“Go talk to YOUR child!”
“Here, take YOUR son.”
“YOUR daughter is being emotional again.”
The moment we add “parent” to our resumes, our performance evaluations no longer take place in the privacy of our employer’s office … Now they occur in the aisles at Walmart, the checkout line at the grocery store, parent-teacher conferences, the soccer field, family gatherings, and anywhere our children are seen and/or heard.
When our kids bring home straight “A’s” or earn an award or win a ribbon, our parental egos are puffed up with pride. “Surely,” we think to ourselves, “We have contributed to this success through our superior genetics and extraordinary parenting skills.”
Conversely, when they come home sporting a pierced tongue, get in trouble with the law, cheat on a test, get fired or divorced or end up in rehab, we are shamed, wounded, and humiliated. I remember when my oldest, not yet 3 years old at the time, snitched a handful of rubber O-rings from a floor level bin at the hardware store. I was devastated. Was I raising a future cat burglar? A budding kleptomaniac? I marched her back into the store, found the clerk who had helped us, and made her confess and apologize. The clerk was very stern with her, and then patted me on the shoulder and smiled gently. I think he understood what I was going through.
Our natural tendency is to look for someone to blame. We point accusatory fingers at the neighborhood, the school district, the friends, at great-uncle Joe who had the drinking problem, a lousy kindergarten teacher, etc. The current trend in child-rearing has us refusing to put any of the blame on the children (regardless of their ages) and then scrambling to find a way out from under the pressure of parental accountability.
Take, for example, the mother who is suing McDonald’s for putting those tempting toys in Happy Meals and advertising those toys during Saturday morning cartoons. Um. Hello? If you don’t like it, don’t get a Happy Meal. And if your kids turn into little gremlins after watching TV, turn off the television. Duh. Has this woman talked to her children about their Happy Meal problem?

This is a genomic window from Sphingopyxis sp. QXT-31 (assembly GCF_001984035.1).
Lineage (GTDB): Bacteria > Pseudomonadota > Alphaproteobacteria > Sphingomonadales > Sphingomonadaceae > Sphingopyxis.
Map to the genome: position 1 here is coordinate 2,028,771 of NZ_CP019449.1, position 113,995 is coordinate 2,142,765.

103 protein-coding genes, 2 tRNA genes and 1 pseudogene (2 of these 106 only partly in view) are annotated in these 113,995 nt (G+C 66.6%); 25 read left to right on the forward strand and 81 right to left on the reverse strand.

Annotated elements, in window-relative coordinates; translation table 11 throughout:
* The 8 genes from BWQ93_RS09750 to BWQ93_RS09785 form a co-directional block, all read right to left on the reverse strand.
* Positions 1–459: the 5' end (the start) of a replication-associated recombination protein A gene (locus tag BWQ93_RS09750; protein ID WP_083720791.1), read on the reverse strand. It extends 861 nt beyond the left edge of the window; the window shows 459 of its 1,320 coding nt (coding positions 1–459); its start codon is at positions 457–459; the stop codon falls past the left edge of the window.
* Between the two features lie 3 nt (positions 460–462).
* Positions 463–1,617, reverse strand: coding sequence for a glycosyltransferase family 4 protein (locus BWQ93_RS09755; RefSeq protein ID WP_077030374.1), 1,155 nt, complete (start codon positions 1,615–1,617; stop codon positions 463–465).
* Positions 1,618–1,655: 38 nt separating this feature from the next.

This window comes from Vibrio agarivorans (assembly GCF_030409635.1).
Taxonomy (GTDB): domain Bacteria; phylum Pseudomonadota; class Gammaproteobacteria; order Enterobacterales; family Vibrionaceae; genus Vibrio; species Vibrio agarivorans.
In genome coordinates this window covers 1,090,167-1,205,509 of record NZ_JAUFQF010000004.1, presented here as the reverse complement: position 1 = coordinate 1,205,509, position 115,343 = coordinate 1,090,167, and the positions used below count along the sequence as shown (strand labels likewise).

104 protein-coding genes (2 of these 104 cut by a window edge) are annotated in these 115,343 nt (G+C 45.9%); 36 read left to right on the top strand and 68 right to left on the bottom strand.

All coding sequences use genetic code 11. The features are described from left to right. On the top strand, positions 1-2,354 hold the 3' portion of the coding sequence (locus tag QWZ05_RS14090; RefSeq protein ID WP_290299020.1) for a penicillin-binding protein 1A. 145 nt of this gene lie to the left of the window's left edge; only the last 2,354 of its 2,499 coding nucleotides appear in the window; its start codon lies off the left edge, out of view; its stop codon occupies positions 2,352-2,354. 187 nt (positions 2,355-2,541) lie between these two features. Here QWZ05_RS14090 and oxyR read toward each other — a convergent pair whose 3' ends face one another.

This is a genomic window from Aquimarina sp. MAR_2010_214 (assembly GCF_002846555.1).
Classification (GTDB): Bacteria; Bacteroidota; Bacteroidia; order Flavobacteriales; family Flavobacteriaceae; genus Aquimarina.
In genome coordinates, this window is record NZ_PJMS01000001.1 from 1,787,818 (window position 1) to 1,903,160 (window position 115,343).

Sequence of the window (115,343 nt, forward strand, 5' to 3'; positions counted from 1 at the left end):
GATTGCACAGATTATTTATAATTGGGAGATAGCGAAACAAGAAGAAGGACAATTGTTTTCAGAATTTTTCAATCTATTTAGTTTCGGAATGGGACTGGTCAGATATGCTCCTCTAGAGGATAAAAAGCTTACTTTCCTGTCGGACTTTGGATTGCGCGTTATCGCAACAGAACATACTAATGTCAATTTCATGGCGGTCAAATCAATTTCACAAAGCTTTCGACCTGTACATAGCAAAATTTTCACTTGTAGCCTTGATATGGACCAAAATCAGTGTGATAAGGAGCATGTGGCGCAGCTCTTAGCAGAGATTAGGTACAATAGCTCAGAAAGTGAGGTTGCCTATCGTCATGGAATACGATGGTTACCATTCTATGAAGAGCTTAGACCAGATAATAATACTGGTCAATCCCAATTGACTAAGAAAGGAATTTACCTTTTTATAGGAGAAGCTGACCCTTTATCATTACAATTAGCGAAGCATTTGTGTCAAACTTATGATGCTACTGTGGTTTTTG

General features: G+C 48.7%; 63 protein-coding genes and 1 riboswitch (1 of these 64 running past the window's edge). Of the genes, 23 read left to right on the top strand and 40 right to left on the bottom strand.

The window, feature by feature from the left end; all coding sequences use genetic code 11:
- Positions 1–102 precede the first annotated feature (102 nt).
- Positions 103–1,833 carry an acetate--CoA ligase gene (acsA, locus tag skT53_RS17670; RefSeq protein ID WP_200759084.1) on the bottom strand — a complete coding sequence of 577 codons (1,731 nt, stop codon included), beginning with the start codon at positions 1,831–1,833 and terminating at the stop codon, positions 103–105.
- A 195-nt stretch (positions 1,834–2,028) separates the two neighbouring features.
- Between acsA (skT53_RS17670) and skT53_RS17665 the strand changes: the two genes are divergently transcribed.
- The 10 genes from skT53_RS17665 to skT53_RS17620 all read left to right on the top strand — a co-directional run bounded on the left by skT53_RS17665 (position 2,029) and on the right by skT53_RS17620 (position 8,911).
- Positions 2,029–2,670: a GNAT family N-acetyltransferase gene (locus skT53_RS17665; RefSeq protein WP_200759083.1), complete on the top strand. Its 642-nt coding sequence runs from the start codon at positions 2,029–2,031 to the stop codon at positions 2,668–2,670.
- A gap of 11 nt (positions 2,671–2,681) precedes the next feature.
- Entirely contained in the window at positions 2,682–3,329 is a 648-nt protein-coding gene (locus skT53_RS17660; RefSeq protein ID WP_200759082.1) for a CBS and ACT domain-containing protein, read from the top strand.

But, in reality, if we’re going to blame someone, we need to recognize the REAL source of the problem. It’s not the government, the nanny-state, pervasive humanism in our schools, or Happy Meals. It’s not violent video games or Saturday morning commercials. It’s not because we skipped church a couple of Sundays, let them read Harry Potter, or played secular music in the car.
The ONLY perfect parent, God, had significant trouble with His own kids in the garden of Eden. That’s where the blame game started, too. Eve blamed the serpent, Adam blamed God in a roundabout sort of way (“that woman YOU gave me.”) How’s that for some irrational kid logic?
The problem God had with His kids is the same problem we have with our kids: The darn things come out of the womb with a free will. Besides exerting absurd levels of control – whether physical or emotional, which eventually lead to manipulation through guilt and fear – and making them less than what He designed them to be, what could Daddy God have done?
He could have tested them on his instructions to make sure they understood. He could have never, ever, left them alone for any reason. He could have removed that dratted serpent from the scene, keeping them securely insulated from temptation. He could have baby-proofed the tree of the knowledge of good and evil to keep His kids away from the thing. You know, all those things we do to try and keep our kids’ free will from getting them into trouble. Think it would have worked? Nope.
So how do you deal with that painful bruised ego when your children falter or fail?
How do you reconcile your love for them with their free will?
Perhaps poet Khalil Gibran expressed it best:
And a woman who held a babe against her bosom said, “Speak to us of Children.”
And he said: Your children are not your children.
They are the sons and daughters of Life’s longing for itself.
They come through you but not from you,
And though they are with you, yet they belong not to you.
You may give them your love but not your thoughts.
For they have their own thoughts.
You may house their bodies but not their souls,
For their souls dwell in the house of tomorrow, which you cannot visit, not even in your dreams.
You may strive to be like them, but seek not to make them like you.
For life goes not backward nor tarries with yesterday.
You are the bows from which your children as living arrows are sent forth.
The archer sees the mark upon the path of the infinite, and He bends you with His might that His arrows may go swift and far.
Let your bending in the archer’s hand be for gladness;
For even as he loves the arrow that flies, so He loves also the bow that is stable.